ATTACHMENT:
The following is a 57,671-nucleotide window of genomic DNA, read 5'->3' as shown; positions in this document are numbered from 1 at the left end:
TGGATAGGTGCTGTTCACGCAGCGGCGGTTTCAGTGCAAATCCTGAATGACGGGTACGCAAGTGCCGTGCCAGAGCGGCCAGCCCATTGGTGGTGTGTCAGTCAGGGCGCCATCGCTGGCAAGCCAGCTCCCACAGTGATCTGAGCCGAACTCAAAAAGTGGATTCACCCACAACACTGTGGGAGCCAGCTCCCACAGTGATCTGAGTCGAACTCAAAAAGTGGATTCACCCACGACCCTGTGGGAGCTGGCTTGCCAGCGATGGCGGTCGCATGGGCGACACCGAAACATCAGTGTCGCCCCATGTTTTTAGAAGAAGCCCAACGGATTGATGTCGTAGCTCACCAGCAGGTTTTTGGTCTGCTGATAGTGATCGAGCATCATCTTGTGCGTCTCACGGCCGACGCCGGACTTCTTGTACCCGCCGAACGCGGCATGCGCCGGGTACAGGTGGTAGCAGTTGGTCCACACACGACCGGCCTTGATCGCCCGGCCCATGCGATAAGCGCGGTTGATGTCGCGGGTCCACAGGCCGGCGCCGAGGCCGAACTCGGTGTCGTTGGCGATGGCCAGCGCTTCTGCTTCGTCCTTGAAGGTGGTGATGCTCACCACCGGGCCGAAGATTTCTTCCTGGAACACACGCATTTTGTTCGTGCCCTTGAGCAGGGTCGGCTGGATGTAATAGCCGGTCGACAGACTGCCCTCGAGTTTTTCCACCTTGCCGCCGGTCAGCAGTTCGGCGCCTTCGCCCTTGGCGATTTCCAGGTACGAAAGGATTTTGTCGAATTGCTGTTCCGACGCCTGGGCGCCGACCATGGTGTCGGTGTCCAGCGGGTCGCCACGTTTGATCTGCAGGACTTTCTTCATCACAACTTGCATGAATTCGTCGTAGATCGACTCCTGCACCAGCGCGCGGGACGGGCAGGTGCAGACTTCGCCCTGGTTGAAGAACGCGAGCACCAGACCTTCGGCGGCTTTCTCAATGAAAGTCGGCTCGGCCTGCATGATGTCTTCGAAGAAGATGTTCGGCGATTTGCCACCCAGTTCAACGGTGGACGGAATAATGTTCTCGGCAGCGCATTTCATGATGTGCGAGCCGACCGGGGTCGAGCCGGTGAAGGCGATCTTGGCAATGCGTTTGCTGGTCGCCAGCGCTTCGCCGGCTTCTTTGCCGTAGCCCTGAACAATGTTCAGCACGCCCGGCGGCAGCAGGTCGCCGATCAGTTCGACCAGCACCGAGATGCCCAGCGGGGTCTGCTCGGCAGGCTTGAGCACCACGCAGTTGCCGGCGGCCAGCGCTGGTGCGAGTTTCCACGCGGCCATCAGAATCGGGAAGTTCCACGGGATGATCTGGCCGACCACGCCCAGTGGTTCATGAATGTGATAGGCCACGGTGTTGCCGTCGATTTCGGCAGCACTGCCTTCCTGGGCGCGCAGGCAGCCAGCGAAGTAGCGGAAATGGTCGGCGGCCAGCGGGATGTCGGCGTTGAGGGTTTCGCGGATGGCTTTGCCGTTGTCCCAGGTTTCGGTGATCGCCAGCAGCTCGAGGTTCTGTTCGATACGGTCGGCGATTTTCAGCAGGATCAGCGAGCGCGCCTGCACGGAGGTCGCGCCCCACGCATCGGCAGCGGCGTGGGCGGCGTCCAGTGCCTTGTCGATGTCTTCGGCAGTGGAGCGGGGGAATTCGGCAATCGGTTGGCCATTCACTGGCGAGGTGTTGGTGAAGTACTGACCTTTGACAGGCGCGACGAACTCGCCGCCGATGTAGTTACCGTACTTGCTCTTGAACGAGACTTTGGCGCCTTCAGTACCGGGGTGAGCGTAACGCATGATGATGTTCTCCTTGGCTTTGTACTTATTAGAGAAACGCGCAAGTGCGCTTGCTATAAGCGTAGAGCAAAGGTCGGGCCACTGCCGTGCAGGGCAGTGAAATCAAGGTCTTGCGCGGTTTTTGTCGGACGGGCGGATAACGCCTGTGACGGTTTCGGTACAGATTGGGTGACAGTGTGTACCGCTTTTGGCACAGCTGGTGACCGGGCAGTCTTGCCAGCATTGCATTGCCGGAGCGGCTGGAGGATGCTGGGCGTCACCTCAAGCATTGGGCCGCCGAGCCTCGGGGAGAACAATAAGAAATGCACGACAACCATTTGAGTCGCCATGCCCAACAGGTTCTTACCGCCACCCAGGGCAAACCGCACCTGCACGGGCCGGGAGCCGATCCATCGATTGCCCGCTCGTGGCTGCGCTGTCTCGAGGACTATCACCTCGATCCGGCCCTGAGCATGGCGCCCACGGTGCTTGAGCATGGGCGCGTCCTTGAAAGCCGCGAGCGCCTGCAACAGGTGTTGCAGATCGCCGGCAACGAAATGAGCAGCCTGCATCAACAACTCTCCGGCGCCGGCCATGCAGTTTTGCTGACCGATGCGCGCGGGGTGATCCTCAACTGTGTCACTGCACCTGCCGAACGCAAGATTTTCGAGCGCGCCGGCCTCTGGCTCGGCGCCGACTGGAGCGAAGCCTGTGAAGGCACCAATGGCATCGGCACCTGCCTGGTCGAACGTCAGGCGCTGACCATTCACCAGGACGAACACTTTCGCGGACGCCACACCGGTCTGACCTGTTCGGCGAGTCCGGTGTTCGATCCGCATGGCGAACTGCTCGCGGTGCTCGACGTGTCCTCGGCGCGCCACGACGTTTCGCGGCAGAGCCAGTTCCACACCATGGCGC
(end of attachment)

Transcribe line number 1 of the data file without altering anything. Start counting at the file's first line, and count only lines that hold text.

The following is a 57,671-nucleotide window of genomic DNA, read 5'->3' as shown; positions in this document are numbered from 1 at the left end: